ON a week that we’ve been blessed with some much-needed sunshine, we’ve also heard some fantastic new tracks from all over the UK and beyond. Check out our essential tracks of the week below.
Another Sky ‘Fell In Love With The City’
Known for crafting ambitious, enveloping soundscapes that are as cathartic as they are hugely evocative, Another Sky have announced the release of their debut album ‘I Slept On The Floor’ on 7th August via Fiction Records. Along with the announcement, the four-piece have unveiled one of their most euphoric tracks to date called ‘Fell In Love With The City’. Taking their sound to towering new heights, the band’s new single is quite simply massive – majestic, sweeping soundscapes meet warm walls of guitar while Catrin Vincent’s astonishing, otherwordly vocals are beyond compare and enough to give you goosebumps. Written after a transformative period in the singer’s life when she moved from a small town to London, the track captures the freedom and sheer euphoria of that life-changing moment. With their debut album finally on the way, Another Sky are a very special band you don’t want to let slip by.
Vocalist Catrin Vincent said of the track “I hate breakup songs. I don’t know why, it’s the most universal feeling. Maybe because the world has so many of them. Moving to London was a dramatic shift from small-town life where it didn’t even occur to me I could do music, where this vision of me as a housewife who never amounted to anything felt inescapable, in to a bigger world, of people from all over, of new ideas and a new version of myself”
Pleasure Heads ‘Sweethearts’
Riding off the back of their strong start to 2020, Pleasure Heads return with more original material in the shape of ‘Sweethearts’. Long time fans will remember this number from as long ago as 2015, this time reimagined with a DIY music video. Recorded by their very own Ross Coulter and shot around the band’s shared flat, Pleasure Heads are finding a way to flourish and embrace the challenges that the music industry shut-down has brought them.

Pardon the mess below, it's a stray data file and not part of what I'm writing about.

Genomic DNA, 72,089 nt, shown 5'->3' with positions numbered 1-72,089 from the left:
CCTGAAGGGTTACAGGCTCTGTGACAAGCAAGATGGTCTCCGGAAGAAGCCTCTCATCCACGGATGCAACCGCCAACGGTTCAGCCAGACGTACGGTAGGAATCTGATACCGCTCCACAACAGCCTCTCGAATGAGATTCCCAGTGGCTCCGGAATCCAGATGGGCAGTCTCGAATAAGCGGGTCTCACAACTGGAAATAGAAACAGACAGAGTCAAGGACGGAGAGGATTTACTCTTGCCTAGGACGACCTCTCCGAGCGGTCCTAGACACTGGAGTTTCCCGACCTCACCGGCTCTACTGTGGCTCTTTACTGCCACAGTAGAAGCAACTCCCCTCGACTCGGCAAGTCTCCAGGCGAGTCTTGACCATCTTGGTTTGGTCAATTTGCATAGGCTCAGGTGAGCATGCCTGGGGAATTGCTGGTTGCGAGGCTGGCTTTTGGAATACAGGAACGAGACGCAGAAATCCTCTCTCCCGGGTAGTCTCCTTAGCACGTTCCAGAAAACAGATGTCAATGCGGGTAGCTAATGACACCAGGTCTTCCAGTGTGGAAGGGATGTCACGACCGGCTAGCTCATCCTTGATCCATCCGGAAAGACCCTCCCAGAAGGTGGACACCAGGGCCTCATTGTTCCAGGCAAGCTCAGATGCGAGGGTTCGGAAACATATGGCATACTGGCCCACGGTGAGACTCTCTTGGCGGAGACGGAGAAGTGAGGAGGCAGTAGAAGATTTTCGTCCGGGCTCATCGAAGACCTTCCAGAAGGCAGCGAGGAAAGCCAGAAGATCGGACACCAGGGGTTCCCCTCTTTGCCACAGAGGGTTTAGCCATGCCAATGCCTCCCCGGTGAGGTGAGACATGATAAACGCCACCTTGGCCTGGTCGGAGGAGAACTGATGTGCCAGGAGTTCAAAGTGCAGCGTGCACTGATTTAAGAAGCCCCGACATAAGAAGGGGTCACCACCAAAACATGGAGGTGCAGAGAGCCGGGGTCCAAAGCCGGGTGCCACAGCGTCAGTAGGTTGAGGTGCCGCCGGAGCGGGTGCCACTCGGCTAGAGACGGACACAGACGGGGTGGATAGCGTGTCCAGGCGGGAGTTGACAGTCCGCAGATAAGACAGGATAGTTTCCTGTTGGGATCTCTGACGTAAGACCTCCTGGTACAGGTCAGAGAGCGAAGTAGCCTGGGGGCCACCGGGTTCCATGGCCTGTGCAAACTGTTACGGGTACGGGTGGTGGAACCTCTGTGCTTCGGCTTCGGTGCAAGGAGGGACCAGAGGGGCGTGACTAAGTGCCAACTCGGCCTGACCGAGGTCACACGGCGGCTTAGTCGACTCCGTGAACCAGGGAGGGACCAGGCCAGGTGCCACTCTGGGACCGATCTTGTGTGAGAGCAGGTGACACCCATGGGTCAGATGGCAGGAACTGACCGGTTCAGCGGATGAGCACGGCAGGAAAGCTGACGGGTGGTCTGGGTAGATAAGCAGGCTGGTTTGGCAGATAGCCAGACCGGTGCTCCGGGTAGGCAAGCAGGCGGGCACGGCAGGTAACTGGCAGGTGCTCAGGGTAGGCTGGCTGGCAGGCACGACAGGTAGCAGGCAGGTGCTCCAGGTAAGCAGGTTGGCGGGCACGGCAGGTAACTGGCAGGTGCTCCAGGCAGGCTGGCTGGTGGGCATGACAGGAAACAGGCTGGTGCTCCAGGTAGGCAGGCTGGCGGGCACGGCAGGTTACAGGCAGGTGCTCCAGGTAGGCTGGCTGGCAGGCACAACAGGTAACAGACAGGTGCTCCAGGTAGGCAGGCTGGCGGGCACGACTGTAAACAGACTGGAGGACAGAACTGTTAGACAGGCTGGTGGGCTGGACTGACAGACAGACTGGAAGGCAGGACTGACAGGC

The moody lighting and air of solitude in the video speaks to the melancholic undertone of the song and reflects a position perhaps many of us have found ourselves in over the last few months, but it’s nonetheless a fun and whimsical accompaniment to a catchy song that features some excellent acoustic guitar work.
Scottish rapper LOTOS confidently asserts herself at the forefront of Scotland’s budding hip-hop scene with the release of ‘Home’. Produced by Edinburgh-born DJ Show’N’Prove, the track sees the rapper deliver her incisive flow over a grime-tinged dancefloor groove – effortlessly blending old school influences with a present day perspective. Inspired by civil rights leader Marcus Garvey, who believed, “a people without the knowledge of their past history and culture is like a tree without roots”, the track feels incredibly timely as she reminds us that in order to create a better future, we must respect the past. Pairing infectious grooves with a meaningful reminder to stay grounded, ‘Home’ is a big statement of intent from the Scottish rapper.
Kapil Seshasayee ‘The Pink Mirror’
Looking to build on the momentum gained by his widely acclaimed 2018 debut album ‘A Sacred Bore’, Scottish Indian multi-instrumentalist Kapil Seshasayee has returned over the last few weeks with a pair of invigorating new tracks called ‘The Pink Mirror’ and ‘The Gharial’. Known to offer great insight and often caustic wit through his experimental creations, Seshasayee’s upcoming album ‘Laal’ will see him turn his focus to Bollywood cinema and Indian pop culture and offer forward pointed critiques of issues such as hyped-up nationalism, objectification and LGBTQ representation. Recent track ‘The Pink Mirror’ is named after a Hindi film by queer film maker Sridhar Rangayan which was banned by the Indian Censor Boarddeals. He says “The Pink Mirror” highlights the prevalence of problematic narratives in modern Bollywood films, which includes transphobic portrayals of trans characters as villains trying to deceive other characters through seduction. Proceeds from “The Pink Mirror” will be donated to Solaris Pictures, which champions the production and distribution of Indian queer cinema.
Pushing the parameters of his sound conceptually and sonically, ‘The Pink Mirror’ is a compelling slice of electronica, driven by a pulsating synth line and a brooding darkness. As he wrestles with a feeling of cultural angst, the track becomes increasingly intense with layers upon layers of sounds – eighties-inspired electronics, guitar lines and a pulse-quickening rhythm section are all thrown in to the intoxicating mix.
Chuchoter ‘I’m Good’
Emerging from Edinburgh’s underground, electronic duo Chuchoter have become known for their unpredictable and eclectic approach to electronic pop and for their captivating stage presence. Led by the confident vocal stylings of Emily Smith and ambitious producer Owen McAllister, the duo have released a new mixtape called ‘I’m Good’ and it features some of their most inspired work to date – pairing pop brilliance with big, dirty production and a club focus. Lead track ‘I’m Good’ is perhaps the biggest pop moment on the collection, opening in understated fashion before thumping to life around the minute mark with a stomping, syncopated rhythms and glitchy, disco-tinged synths.